Soils on ultramafic parent materials are rich in heavy metals (particularly Ni, Cr, Co, Mn), and thus can show toxicity symptoms on non-adapted organisms, due to heavy metal content. High soil acidity increases metal mobility and bioavailability; the podzolization process increases these effects. Only few studies deal with metal bioavailability and toxicity on arthropodal and microbioal communities in subalpine and boreal ophiolitic pedo-environment. Six pedons were thus analyzed in the ophiolitic area of Mont Avic Natural Park (Valle d’Aosta, Italy), under subalpine forest, in order to assess metal bioavailability and toxicity on arthropodal and microbial communities, using stress indicators and biodiversity indexes. - Total heavy metal content (Co, Mn, Ni, Cr) is always very high, particularly in soils on ultramafic parent materials and even more in the soil polluted by mine debris. Available metals often reach the toxicity value, particularly for Co, Ni, Mn. - Metal mobility and availability are increased by the strong acidity and the podzolization process. - Cr (VI) reaches toxicity values in some Bs horizons. - The composition of microarthropodal communities is influenced by metal content: on serpentinite, and in the polluted soil, exigent taxonomic groups are missing (low BSQ values). - Heavy metal stress is also evidenced by microbial biomass, activity and stress symptoms (metabolic quotient, TOC/biomass). Metal toxicity is verified in polluted and in natural serpentinite soils

Heavy metals and their effects on biological activity in subalpine soils on serpentinite (Western Italian Alps) / M. D'Amico, F. Calabrese, A. Rossetti. ((Intervento presentato al 5. convegno International Congress of the European Society for Soil Conservation : the soils of tomorrow : soils changing in a changing world. tenutosi a Palermo nel 2007.

Heavy metals and their effects on biological activity in subalpine soils on serpentinite (Western Italian Alps)

M. D'Amico
Primo
;
2007-06

Abstract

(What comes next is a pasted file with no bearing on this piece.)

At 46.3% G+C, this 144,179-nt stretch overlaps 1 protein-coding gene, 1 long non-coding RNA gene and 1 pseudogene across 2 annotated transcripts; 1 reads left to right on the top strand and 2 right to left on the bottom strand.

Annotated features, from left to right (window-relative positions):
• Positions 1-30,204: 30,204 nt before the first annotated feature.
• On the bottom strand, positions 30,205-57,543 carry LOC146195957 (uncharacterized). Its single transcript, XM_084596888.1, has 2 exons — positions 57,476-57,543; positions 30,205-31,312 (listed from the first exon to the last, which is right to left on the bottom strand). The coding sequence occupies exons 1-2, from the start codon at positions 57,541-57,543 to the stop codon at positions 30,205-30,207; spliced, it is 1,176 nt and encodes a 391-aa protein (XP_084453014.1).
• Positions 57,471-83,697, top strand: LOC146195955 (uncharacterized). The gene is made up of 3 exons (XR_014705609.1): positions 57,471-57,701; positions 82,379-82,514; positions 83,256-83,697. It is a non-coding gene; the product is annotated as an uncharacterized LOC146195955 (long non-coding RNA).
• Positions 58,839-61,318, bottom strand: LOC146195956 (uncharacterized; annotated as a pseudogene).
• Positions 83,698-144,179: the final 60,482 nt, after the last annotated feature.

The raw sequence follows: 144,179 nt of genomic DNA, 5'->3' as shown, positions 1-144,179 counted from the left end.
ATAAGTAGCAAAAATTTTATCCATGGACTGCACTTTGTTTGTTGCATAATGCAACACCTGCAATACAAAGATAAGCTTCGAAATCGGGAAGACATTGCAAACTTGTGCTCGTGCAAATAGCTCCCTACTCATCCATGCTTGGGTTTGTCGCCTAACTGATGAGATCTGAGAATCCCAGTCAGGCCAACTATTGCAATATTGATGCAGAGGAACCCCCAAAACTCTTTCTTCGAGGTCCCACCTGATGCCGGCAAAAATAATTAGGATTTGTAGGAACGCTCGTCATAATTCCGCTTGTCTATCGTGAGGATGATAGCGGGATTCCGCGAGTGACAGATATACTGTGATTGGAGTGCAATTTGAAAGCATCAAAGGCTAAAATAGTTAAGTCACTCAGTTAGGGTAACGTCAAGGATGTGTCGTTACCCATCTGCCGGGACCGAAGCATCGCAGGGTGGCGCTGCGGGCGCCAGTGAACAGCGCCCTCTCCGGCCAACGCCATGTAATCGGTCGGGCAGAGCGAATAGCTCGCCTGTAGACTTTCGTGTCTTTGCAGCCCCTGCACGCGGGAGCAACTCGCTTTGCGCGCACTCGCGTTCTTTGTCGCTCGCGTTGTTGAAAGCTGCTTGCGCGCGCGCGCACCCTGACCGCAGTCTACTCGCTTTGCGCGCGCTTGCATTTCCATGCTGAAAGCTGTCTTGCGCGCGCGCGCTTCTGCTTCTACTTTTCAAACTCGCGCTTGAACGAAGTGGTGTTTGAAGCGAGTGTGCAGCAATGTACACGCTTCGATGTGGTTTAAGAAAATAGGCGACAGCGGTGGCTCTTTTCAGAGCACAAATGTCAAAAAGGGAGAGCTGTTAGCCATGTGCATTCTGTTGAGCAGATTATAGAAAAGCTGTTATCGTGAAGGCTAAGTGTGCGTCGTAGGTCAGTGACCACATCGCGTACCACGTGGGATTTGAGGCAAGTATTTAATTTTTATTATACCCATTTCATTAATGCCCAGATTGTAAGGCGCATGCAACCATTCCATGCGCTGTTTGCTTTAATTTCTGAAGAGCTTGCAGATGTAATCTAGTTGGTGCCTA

Soils on ultramafic parent materials are rich in heavy metals (particularly Ni, Cr, Co, Mn), and thus can show toxicity symptoms on non-adapted organisms, due to heavy metal content. High soil acidity increases metal mobility and bioavailability; the podzolization process increases these effects. Only few studies deal with metal bioavailability and toxicity on arthropodal and microbioal communities in subalpine and boreal ophiolitic pedo-environment. Six pedons were thus analyzed in the ophiolitic area of Mont Avic Natural Park (Valle d’Aosta, Italy), under subalpine forest, in order to assess metal bioavailability and toxicity on arthropodal and microbial communities, using stress indicators and biodiversity indexes. - Total heavy metal content (Co, Mn, Ni, Cr) is always very high, particularly in soils on ultramafic parent materials and even more in the soil polluted by mine debris. Available metals often reach the toxicity value, particularly for Co, Ni, Mn. - Metal mobility and availability are increased by the strong acidity and the podzolization process. - Cr (VI) reaches toxicity values in some Bs horizons. - The composition of microarthropodal communities is influenced by metal content: on serpentinite, and in the polluted soil, exigent taxonomic groups are missing (low BSQ values). - Heavy metal stress is also evidenced by microbial biomass, activity and stress symptoms (metabolic quotient, TOC/biomass). Metal toxicity is verified in polluted and in natural serpentinite soils
Settore AGR/14 - Pedologia
European Society for Soil Conservation-ESSC
Heavy metals and their effects on biological activity in subalpine soils on serpentinite (Western Italian Alps) / M. D'Amico, F. Calabrese, A. Rossetti. ((Intervento presentato al 5. convegno International Congress of the European Society for Soil Conservation : the soils of tomorrow : soils changing in a changing world. tenutosi a Palermo nel 2007.
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Utilizza questo identificativo per citare o creare un link a questo documento: http://hdl.handle.net/2434/873467
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